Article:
Another interesting point I’ve seen brought up elsewhere is that the scenes in episode 8 didn’t even have to imply yuri to begin with. Reina is obviously a very isolated person, but appears to strongly value what few individual relationships she does keep. As an introvert who strongly values close, individual relationships I could definitely see that angle. The experience she has with Kumiko during the festival could just as easily have been an instance of her reaching out to someone she feels she feels a connection with and can be honest towards, and being caught in an isolated moment of extreme intimacy. Is this the only way they intended for this scene to come off as? Probably not. This show does air at otaku o’clock and has BDs to sell. However, their scene together in episode 10 after conflict transpires in the band would suggest that the former is a very valid reading. Speaking from having gone through an experience one of my years in high school band that was very similar to the one Reina goes through in this show (though with lot less active speaking out and a whole lot more passive aggression), the way it portrays her dealing that stress is spot on. Though I might be projecting, having someone like Kumiko in that situation that is willing to listen to personal frustrations and respond with reassurance was probably what helped me the most when I was in that situation.

    I could probably say more about the show, but it’s not on topic with the post. I’m just happy that there’s a series in my favorite genre (slice of life) that portrays an activity I’ve spent eight years of my life doing with such attention to detail and care put into every facet of the production. I’ll be interested to see what you have to say once you get the full picture when the show ends.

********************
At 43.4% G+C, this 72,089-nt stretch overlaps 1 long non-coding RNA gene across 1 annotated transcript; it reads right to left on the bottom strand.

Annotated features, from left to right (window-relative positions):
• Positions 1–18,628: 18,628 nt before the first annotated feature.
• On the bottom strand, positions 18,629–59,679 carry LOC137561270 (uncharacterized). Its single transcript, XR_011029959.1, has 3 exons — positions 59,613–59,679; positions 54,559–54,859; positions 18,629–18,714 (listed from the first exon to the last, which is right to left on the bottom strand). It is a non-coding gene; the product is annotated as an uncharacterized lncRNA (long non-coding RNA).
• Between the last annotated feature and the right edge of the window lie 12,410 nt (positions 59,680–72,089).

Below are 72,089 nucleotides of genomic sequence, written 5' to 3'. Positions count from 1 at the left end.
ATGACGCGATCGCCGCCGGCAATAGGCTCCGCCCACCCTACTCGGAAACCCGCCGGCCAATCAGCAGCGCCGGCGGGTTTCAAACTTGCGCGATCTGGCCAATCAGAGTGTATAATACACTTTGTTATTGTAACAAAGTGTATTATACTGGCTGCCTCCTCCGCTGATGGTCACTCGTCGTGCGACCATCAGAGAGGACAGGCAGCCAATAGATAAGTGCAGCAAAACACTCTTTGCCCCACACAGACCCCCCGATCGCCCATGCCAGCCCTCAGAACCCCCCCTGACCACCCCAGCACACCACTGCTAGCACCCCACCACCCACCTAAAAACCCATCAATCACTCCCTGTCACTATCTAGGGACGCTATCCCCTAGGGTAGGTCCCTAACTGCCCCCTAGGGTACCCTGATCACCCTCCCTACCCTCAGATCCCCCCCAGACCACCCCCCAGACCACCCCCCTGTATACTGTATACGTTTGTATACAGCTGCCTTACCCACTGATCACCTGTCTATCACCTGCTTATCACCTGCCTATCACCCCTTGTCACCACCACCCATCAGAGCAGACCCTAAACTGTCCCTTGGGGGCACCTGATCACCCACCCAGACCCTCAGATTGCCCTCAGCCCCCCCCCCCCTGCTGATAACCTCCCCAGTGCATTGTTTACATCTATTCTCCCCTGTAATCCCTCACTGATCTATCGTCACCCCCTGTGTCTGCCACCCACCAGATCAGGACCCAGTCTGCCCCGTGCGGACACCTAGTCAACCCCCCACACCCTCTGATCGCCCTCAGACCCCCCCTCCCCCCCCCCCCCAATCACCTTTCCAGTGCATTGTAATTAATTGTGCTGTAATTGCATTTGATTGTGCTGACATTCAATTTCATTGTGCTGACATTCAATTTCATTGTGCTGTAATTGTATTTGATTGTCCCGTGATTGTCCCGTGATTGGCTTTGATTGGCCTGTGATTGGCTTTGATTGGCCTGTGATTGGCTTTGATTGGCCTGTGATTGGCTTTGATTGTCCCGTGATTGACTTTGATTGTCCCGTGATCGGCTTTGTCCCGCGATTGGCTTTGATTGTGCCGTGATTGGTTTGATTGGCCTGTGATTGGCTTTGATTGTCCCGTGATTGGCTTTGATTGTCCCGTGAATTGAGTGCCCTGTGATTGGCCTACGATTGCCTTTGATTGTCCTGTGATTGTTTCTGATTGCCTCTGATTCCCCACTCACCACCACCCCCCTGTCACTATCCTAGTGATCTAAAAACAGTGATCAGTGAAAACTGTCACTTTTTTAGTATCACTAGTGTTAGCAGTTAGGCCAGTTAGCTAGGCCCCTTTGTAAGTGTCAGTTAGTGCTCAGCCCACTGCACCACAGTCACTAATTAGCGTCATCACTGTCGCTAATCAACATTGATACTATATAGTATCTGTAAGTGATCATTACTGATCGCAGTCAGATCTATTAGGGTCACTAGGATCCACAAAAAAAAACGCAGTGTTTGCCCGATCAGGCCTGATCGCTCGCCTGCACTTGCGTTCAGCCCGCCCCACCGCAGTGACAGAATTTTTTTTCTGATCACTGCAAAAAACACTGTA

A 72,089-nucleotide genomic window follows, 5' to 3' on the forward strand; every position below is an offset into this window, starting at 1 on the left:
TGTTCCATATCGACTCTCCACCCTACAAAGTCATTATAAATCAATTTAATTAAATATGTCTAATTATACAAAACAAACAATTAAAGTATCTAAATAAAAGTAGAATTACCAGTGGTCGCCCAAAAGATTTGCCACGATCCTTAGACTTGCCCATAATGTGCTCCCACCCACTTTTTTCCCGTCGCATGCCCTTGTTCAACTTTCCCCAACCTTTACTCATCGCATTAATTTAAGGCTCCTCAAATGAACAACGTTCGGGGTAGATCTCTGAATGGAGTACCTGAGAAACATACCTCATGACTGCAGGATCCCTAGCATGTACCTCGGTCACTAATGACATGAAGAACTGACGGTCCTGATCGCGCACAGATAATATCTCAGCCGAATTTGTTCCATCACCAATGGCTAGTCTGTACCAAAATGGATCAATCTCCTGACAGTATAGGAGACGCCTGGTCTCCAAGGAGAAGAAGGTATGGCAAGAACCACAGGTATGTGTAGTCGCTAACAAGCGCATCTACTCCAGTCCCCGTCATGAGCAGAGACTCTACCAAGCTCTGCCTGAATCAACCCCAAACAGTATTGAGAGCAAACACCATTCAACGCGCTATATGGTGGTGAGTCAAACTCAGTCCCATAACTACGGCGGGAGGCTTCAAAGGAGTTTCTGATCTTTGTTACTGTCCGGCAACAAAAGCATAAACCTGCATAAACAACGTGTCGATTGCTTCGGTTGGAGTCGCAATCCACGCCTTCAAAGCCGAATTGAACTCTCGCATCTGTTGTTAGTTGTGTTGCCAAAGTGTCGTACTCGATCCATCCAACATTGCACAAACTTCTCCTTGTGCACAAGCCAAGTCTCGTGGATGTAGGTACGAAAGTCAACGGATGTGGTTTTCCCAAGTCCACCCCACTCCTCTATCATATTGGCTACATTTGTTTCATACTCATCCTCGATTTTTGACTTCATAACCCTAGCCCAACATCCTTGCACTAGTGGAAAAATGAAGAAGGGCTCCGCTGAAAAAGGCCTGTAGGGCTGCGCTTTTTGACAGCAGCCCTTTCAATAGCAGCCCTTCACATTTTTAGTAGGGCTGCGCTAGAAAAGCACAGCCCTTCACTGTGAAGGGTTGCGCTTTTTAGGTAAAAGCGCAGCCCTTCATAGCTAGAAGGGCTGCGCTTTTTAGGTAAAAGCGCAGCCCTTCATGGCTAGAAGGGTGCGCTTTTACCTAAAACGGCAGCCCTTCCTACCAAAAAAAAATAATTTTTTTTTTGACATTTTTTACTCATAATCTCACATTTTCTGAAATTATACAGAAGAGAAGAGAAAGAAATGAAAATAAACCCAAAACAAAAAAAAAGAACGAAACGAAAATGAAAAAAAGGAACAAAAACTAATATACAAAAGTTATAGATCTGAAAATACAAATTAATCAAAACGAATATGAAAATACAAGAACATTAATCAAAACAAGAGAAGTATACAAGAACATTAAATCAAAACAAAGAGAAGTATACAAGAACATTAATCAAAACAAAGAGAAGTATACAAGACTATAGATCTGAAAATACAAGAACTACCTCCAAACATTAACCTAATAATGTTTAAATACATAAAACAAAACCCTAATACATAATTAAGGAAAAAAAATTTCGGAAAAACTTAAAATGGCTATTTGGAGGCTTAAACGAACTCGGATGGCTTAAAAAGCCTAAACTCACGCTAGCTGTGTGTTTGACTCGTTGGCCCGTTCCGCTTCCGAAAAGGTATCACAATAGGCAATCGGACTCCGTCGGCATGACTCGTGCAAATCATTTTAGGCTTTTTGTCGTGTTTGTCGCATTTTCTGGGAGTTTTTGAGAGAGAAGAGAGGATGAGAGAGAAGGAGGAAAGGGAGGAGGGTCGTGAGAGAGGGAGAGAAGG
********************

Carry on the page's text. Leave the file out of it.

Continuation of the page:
Liked by 1 person

    1. Thanks for your response!

      I agree that focusing one element of a work, such as just one of the many opportunities for romance in this series, is a fraught way of criticising it. You’re not ‘watching’ it wrong, but if you’re trying to make a statement about the value of the show and/or its production, you’re making that statement wrong by championing your reaction as having a wider effect on the quality of the anime than it actually does. Thus, viewers that reacted to this as ‘Yuri-bait’ always seem to take their criticisms away from the show, targetting KyoAni, the ‘system’ or whatever else they want to get irritated. The so-called ramifications of this ‘controversy’ shrink once someone actually analyses the show, leaving disappointed fans just as people who unfortunately took the wrong angle throughout the show, which is often their own fault.